Thursday, April 7, 2011

Musings: A Spy in the House

A Spy in the House
A Spy in the House is the first book in a new Victorian era mystery series called The Agency.  The Agency is a secret spy network of women in London who are called upon to investigate situations that call for discretion and observational skills- two things that Victorian women are very good at, particularly in comparison to their male counterparts.

Mary Quinn is the newest recruit to The Agency and her first assignment is to act as a companion to a spoiled brat of a young woman whose father is suspected of illegally importing opium and rare Indian jewels to England.  While with the family, Mary meets Mr. James Easton, who is investigating the family for his own personal reasons.  The two team up in hopes of quickly understanding what is happening, before anyone gets hurt.

I wanted to love this book.  It is set in the Victorian era, it is realistic in its depiction of gender stereotypes and roles, it even brings up race (which is often completely ignored in historical fiction of this time period), and the characters are witty and fun.  And I did really enjoy the book, and I am very excited to continue with the series.  But I did not love the story.  Granted, it's the author's first book and she had to set up a lot of plot points that will continue through the series- Mary's background, the Agency itself, characters that will be recurring in each book.  Those, to me, made the book a little clunky in places.  So while I can say I love the premise and really look forward to more in this series, I did not love the book itself.

I think one thing the author, Y.S. Lee, did very well was to set up the Agency as an arm of a school that educates women towards self-sufficiency.  Thus, Mary Quinn was able to think for herself and have opinions that I think many Victorian women never would have voiced.  I love that she was confident and able to take care of herself and never lost her head in a difficult situation.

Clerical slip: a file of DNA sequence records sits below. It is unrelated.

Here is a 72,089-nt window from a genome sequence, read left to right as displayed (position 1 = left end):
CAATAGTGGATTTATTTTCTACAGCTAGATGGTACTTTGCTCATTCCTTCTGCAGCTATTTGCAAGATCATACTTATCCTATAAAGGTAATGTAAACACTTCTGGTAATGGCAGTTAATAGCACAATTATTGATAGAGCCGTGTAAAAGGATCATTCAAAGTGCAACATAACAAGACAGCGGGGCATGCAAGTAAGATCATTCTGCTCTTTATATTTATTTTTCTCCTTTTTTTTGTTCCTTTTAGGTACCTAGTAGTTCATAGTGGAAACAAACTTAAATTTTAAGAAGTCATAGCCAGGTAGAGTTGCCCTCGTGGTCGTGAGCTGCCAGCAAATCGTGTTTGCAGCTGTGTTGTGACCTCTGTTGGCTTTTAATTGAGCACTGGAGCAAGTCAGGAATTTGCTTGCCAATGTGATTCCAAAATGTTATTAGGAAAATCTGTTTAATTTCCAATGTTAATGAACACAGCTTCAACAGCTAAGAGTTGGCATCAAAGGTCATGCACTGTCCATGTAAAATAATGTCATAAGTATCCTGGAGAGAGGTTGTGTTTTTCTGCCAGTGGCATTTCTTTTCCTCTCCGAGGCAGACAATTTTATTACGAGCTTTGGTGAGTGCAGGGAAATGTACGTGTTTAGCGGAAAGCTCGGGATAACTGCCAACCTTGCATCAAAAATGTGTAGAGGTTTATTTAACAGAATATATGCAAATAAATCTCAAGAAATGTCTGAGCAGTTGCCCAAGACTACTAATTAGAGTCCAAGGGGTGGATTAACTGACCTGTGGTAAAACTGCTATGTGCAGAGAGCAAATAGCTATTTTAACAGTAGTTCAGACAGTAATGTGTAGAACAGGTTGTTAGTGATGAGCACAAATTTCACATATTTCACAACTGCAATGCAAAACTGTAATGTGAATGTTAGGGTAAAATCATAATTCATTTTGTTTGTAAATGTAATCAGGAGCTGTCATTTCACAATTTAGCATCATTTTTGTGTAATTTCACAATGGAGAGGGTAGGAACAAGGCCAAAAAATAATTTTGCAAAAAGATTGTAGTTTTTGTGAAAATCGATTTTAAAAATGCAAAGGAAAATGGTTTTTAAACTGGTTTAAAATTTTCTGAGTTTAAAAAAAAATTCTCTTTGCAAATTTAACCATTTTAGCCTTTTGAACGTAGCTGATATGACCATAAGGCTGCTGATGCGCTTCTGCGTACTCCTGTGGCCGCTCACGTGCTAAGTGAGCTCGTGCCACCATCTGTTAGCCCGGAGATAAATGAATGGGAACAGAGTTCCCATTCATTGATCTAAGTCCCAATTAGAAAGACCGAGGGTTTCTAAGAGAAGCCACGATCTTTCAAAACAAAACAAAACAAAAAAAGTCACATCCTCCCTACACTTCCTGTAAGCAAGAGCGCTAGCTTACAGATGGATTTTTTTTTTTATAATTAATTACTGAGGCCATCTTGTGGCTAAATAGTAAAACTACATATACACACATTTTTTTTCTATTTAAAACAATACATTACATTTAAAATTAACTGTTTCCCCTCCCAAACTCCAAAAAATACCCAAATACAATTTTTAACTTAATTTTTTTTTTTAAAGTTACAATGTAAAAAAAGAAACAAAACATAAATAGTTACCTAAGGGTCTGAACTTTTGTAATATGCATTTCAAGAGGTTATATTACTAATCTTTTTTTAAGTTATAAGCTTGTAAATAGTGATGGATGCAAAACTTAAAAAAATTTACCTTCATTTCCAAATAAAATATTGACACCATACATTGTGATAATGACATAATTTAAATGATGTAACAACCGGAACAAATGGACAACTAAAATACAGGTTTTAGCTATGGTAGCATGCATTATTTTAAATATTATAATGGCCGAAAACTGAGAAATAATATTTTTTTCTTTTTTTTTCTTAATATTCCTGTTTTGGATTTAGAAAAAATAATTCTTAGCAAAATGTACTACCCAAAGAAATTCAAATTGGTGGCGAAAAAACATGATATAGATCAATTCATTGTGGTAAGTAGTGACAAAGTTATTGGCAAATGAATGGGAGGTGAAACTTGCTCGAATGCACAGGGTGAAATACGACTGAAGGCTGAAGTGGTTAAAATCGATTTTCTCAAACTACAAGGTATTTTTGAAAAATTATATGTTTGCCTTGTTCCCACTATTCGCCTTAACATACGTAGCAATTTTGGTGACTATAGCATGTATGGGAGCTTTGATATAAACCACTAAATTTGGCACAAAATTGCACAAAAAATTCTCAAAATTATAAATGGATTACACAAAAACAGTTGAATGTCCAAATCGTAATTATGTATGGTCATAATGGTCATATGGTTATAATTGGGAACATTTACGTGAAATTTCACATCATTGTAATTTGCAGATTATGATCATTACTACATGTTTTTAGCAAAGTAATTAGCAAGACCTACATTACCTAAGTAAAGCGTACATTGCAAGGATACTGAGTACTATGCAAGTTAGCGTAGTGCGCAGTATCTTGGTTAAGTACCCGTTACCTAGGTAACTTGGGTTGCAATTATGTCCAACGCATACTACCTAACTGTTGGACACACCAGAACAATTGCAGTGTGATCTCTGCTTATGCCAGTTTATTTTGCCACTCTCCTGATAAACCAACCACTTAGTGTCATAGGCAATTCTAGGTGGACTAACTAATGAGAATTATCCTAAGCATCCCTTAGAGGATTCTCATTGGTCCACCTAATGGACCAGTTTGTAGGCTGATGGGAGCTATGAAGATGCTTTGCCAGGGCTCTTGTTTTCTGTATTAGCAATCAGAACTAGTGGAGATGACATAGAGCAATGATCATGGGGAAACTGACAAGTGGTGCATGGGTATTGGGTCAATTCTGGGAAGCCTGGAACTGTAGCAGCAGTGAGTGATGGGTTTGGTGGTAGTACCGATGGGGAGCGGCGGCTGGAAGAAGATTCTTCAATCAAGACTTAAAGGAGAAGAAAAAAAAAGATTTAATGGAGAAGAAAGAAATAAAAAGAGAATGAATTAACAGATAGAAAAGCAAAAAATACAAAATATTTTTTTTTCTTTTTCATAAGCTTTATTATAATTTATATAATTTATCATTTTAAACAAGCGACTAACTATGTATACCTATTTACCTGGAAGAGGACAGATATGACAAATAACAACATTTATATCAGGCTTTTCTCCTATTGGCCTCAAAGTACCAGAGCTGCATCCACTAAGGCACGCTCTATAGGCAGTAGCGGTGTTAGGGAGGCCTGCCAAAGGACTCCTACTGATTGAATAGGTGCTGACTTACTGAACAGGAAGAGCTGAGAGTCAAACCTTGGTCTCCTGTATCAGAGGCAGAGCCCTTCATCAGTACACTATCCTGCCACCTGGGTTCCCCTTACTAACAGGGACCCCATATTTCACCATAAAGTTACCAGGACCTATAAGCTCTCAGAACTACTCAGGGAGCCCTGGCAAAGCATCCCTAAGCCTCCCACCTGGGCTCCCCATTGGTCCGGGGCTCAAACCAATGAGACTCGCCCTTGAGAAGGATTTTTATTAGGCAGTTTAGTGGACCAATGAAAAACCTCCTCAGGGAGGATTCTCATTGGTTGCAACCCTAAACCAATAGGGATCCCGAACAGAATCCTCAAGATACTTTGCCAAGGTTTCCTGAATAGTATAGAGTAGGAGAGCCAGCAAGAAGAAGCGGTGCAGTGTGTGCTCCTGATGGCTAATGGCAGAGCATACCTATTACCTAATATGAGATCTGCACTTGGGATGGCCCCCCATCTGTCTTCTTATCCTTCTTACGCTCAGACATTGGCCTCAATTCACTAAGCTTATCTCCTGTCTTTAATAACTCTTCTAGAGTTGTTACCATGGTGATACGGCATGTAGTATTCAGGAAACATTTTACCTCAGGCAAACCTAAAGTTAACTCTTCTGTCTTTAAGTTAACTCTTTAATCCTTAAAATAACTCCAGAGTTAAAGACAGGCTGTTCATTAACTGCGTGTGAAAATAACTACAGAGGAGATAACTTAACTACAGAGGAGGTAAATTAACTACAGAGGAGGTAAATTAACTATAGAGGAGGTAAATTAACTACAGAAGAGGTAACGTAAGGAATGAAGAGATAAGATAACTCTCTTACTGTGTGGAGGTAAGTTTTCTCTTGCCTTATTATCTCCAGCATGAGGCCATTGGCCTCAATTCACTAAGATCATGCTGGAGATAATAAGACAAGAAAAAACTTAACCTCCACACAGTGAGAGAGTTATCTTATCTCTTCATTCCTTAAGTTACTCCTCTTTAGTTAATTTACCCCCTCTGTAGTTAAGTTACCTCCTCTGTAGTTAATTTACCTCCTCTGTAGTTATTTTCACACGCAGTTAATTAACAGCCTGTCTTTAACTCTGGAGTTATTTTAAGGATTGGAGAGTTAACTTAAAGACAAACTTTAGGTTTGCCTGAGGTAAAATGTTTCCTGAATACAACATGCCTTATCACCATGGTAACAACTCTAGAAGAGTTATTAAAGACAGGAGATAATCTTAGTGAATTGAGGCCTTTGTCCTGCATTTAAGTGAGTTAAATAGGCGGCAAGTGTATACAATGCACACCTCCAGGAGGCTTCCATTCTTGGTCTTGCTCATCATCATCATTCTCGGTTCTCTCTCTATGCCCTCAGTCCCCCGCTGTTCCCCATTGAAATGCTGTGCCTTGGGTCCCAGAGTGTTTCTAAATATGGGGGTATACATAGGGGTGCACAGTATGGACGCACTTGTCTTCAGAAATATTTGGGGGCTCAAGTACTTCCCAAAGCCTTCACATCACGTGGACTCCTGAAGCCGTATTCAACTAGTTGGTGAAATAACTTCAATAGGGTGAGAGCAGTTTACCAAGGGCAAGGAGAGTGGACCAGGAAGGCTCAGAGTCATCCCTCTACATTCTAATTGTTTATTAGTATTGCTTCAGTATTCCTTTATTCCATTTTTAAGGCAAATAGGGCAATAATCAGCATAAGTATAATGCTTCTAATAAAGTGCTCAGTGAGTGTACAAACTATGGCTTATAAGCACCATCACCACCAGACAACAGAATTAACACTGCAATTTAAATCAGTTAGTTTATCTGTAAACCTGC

But even so, she was a forward-thinking woman in a world that stifled women.  The other characters in the story were very realistic for the Victorian era.  And since Mary wasn't afraid to voice her own opinions, this led to many fun culture clashes, as it were, and a great deal of my favorite- witty banter!  It was also interesting to see Mary's effect on the other women in the book.  Every female character was strong in her own right, but they were presented in very different ways- from Angelica the spoiled rich girl to Cass the scullery maid to Mary's teachers.  It was great to be exposed to so many different females coming up against a lot of difficult situations and trying to find ways to gain control over their lives and futures.

I think what I loved most about this book, though, was the whole race thing.  Mary Quinn is more than she seems, and her struggle to identify with all aspects of her background while still fitting into Victorian society felt very true to me.  I feel that race relations in historical fiction are completely ignored, and a lot of intricacies that existed are often left undiscussed.  I cannot tell you how much I love YS Lee (herself an Asian with a love for the Victorian era- I love her.  I think if I knew her, we'd be besties.  Or at least friends of some sort, with our shared love of historical England.  I have a major author crush) for taking on this huge theme and bringing it to a histfict-reading audience.  I am so looking forward to seeing Mary Quinn face her past and her family, watching her as she debates who she can trust with her background and who she cannot.  I hope, for readers' sake, that Lee is honest about this and doesn't just have everyone who knows Mary accept her for who she is, but makes sure that Mary has to struggle through and deal with things the way that many people even today have to deal with it.  I adore her for writing a character like this and I can't wait to read more about her.

So now that I am done gushing, I suppose I should tell you why I didn't love this book, even if I'm so excited by its premise and its main character.  And I think the reason is that I thought it was a little clunky and towards the end, began to lose my attention.  Granted, this may be due to the fact that I read the whole book in a day- and so perhaps I was becoming fatigued.  But after a certain point, I was just thinking, "Ok, get on with it already!"  There were so many carriage ride at night scenes and situations in which someone just happened to overhear a whispered, important conversation that helped to move the plot forward.  I wish some of this had been condensed, especially towards the end.